As reported over at Education Week, the so-called “sequester” has claimed yet another victim: The National Assessment of Educational Progress, or NAEP. As most people who follow education know, this highly respected test, which is often called the “nation’s report card," is a very useful means of assessing student performance, both in any given year and over time.
Two of the “main assessments” – i.e., those administered in math and reading every two years to fourth and eighth graders – get most of the attention in our public debate, and these remain largely untouched by the cuts. But, last May, the National Assessment Governing Board, which oversees NAEP, decided to eliminate the 2014 NAEP exams in civics, history and geography for all but 8th graders (the exams were previously administered in grades 4, 8 and 12). Now, in its most recent announcement, the Board has decided to cancel its plans to expand the sample for 12th graders (in math, reading, and science) to make it large enough to allow state-level results. In addition, the 4th and 8th grade science samples will be cut back, making subgroup breakdowns very difficult, and the science exam will no longer be administered to individual districts. Finally, the “long-term trend NAEP," which has tracked student performance for 40 years, has been suspended for 2016. These are substantial cutbacks.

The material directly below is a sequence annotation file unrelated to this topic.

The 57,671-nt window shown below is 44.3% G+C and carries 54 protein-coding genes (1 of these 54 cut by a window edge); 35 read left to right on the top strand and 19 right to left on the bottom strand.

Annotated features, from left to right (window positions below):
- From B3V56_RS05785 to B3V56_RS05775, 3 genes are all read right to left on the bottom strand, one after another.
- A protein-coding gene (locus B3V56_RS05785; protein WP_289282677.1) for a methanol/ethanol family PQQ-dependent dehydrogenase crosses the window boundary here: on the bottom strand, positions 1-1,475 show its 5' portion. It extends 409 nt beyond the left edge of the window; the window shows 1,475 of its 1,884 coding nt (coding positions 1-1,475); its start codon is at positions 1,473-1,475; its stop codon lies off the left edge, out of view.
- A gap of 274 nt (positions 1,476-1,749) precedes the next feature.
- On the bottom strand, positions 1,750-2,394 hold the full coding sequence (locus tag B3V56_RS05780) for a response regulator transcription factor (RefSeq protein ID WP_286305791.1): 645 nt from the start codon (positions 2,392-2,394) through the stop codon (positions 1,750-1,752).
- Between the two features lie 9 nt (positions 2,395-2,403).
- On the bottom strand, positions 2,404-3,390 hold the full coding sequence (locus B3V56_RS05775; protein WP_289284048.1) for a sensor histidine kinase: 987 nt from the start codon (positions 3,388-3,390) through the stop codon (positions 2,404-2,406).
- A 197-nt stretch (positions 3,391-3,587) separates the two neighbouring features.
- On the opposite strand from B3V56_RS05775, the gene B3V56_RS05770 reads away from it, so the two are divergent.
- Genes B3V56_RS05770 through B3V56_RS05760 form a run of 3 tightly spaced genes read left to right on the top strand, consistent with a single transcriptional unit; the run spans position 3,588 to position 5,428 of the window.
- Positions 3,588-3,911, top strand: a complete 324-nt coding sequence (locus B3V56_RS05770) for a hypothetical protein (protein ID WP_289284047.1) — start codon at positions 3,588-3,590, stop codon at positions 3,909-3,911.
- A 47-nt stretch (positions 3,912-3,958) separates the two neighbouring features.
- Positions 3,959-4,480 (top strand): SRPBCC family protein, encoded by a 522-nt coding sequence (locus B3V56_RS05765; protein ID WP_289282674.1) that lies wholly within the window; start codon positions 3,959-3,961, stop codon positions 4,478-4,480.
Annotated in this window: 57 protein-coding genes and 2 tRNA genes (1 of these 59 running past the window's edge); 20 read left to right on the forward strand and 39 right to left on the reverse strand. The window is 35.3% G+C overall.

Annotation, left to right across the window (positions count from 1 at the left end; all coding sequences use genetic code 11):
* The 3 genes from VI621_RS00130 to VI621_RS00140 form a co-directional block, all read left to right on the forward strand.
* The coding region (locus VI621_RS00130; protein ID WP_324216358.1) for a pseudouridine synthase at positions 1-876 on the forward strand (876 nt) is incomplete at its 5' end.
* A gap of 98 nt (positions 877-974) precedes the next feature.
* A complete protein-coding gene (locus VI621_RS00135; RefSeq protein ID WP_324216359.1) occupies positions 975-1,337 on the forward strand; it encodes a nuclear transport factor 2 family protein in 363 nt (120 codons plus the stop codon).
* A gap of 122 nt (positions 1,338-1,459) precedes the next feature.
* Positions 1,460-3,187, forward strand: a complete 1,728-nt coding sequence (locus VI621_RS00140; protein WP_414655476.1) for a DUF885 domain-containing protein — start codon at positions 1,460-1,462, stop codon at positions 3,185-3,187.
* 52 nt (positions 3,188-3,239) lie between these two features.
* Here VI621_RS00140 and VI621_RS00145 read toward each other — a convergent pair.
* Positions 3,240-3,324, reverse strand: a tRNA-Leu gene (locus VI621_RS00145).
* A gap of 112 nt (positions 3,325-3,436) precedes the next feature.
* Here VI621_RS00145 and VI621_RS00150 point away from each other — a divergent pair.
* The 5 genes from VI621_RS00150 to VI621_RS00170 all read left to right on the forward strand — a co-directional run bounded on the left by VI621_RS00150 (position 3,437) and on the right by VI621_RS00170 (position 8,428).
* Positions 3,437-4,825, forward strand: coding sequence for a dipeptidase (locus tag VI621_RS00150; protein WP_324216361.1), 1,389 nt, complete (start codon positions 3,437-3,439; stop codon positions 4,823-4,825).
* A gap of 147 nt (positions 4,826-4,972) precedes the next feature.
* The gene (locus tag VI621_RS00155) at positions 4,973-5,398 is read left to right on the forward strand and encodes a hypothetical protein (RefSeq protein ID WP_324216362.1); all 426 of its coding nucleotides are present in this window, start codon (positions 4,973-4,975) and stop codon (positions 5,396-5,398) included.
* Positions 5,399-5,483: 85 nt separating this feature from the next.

Although its results are frequently misinterpreted, NAEP is actually among the few standardized tests in the U.S. that receives rather wide support from all “sides” of the testing debate. And one cannot help but notice the fact that federal and state governments are currently making significant investments in new tests that are used for high-stakes purposes, whereas NAEP, the primary low-stakes assessment, is being scaled back.